Reply
  • Connie King

    All's well with cutting sugar from the populations diet, however, why do companies and corporations feel it is their obligation to control or limit what the people eat. It is the populations responsibility to eat healthy. Guess I'm just getting fed up with all the different laws being put in place to control what I should do rather than taking responsibility for myself and eating healthy.

    So now, if the Mars Corp implements this change, it will impact the occasional splurge I enjoy when treating myself with M&M's and ice cream.

    If they are so concerned with sugar, why don't they make candy "sugar-free". There are plenty of substitutes that are natural sweeteners that will not cause cancer. Stevia is an example and good natural sweeteners include: coconut sugar, molasses, honey and maple syrup.They ought to look into that aspect of candy making rather than killing the market. It's funny, they don't blink an eye to using "corn" sugars ie: corn syrup rather than regular sugar. Most use High-fructose corn syrup, which has actually been linked to causing metabolic diseases like obesity and diabetes.

    Reply
    • turtlefoot

      My take on this corporate move is that they don't want to contribute to the problem directly; people always have the option of purchasing M&Ms and ice cream and putting it together themselves if that's what they're craving. It's true that the more unprocessed sugars you listed are healthier than processed white sugar and surely healthier than HFCS, but even with stevia, there is a big difference even among the 'stevias' available to the public and not all are as good a substiture as advertising would lead one to believe. I don't see where Mars is in any way controlling what folks eat; there are myriads of choices freely available in the marketplace. It's not difficult to mix your own M&Ms flurry.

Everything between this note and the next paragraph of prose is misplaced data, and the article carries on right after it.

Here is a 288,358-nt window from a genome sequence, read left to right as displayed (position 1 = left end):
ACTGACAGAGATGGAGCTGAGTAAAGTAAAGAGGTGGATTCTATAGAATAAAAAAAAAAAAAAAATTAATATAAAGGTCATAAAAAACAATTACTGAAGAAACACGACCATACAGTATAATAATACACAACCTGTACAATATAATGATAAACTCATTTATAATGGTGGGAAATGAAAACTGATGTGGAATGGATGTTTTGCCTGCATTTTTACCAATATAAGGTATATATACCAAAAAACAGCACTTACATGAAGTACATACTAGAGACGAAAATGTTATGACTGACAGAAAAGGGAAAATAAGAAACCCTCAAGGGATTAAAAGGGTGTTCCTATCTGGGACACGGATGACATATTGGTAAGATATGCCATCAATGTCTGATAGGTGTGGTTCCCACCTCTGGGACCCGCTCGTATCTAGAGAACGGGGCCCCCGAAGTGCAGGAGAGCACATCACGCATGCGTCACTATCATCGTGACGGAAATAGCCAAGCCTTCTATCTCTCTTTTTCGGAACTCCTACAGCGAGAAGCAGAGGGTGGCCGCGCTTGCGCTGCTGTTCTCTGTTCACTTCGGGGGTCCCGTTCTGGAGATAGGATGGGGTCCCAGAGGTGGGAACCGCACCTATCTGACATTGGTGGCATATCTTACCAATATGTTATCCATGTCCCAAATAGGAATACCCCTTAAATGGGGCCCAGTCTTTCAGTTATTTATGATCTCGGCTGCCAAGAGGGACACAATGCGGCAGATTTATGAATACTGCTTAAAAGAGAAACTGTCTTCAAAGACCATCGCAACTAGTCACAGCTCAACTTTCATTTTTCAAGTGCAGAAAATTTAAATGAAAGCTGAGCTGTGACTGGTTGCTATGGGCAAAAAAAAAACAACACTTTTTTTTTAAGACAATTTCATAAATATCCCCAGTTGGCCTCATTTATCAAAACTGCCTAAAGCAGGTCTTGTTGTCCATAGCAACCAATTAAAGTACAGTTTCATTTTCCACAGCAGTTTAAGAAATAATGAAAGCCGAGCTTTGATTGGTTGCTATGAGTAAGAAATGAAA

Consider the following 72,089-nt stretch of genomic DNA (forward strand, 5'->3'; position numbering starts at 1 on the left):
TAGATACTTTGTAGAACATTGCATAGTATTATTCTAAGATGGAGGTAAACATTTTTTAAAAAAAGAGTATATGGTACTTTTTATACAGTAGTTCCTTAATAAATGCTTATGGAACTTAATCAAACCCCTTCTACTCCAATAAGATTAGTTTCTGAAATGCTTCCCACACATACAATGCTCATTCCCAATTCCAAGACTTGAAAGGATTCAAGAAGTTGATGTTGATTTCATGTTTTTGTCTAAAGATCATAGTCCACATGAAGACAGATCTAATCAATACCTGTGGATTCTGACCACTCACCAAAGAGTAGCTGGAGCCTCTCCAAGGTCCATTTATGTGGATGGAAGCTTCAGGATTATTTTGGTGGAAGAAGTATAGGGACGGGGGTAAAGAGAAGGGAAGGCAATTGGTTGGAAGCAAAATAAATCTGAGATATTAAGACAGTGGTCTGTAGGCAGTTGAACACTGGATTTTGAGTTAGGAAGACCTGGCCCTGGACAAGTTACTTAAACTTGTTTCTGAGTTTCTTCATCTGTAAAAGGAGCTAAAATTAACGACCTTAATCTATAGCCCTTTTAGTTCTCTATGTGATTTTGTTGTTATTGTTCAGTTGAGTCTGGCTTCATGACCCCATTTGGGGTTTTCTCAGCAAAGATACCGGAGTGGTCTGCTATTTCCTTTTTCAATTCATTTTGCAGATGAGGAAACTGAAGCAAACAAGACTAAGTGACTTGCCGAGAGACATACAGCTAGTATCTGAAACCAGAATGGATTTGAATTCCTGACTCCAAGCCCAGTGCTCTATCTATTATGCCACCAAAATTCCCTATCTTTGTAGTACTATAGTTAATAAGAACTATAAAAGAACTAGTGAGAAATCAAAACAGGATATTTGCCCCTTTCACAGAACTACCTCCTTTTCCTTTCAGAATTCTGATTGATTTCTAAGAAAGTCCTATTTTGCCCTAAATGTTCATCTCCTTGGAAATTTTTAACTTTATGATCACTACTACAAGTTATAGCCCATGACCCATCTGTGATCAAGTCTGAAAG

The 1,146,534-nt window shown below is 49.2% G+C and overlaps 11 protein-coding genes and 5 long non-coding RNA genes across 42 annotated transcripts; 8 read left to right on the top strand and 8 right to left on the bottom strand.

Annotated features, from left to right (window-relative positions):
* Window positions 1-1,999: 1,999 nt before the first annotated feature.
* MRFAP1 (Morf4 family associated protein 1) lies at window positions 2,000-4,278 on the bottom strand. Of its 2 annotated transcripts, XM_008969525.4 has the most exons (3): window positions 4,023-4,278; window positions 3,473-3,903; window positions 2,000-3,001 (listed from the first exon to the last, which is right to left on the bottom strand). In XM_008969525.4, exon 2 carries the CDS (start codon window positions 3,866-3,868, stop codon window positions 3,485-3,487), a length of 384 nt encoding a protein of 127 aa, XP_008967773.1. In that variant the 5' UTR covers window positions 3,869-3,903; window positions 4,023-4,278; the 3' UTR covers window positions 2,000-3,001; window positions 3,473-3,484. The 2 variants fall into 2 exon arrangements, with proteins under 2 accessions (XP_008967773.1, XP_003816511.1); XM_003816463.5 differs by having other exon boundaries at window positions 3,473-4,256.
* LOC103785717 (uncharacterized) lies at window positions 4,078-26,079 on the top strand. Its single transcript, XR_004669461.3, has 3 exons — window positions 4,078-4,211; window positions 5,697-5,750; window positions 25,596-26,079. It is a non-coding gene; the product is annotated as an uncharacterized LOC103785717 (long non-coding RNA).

Reply
    • Dias

      All those natural sweeteners you listed are sweet because they contain
      sugars. Refined sugar just lacks all the other stuff in it, & consuming them unrefined doesn't make that sugar any less bad for you.

      Eating artificial sweeteners aren't very good for candy because they
      tend to cause unpleasant side-effects like diarrhea that might
      discourage consumption of their candy entirely, at least when consumed in the quantities that they're advising against.

      Reply
    • I Kantye

      They don't use stevia probably because they'd have to shell out more money. If you notice most stevia products are much higher than regular sugar products. But I've always felt that way too, let us decide what we want!

      Reply
  • Anna Rawson

    Mars... Where do you get your cocoa beans from?Ivory Coast in Africa? Isn't that where the children are duped into slavery? Big talk from these big chocolate companies to poor villages about riches and good food, clean water. These children HOPE to get out in this way... However, they end up, Never being able to leave beacause they NOW have quotas to earn daily or get a hand cut off. Many never run because of the fear of getting caught and or shaming their family with no "riches" to help upon return. They endure weather , very little nurishment or water. Not to mention the abuse. Instead of trying to impress these gine folks here with your pitiful portions of measured efforts, Address the real atrocities you hide while trying to impress upon them how saintly you are.
    You raped, pilliaged and destroyed their very way of life.... for money. I am aware you creatures do not care.... However, You lose and you know it.

    Reply
  • Herb Fogelberg
    Herb Fogelberg July 24, 2016 at 11:04 am

    I used to eat far more candy than I do now. Once MN began taxing candy, I said screw it. We pay way to much taxes as it is, so that on top of the general price of candy while at the same time reduction in size, I have learned to do with out.

    Reply
  • I Kantye

    I still see the giant snickers in stores they're only cut in half now in the package. I used to eating them regularly when I was younger.

    Reply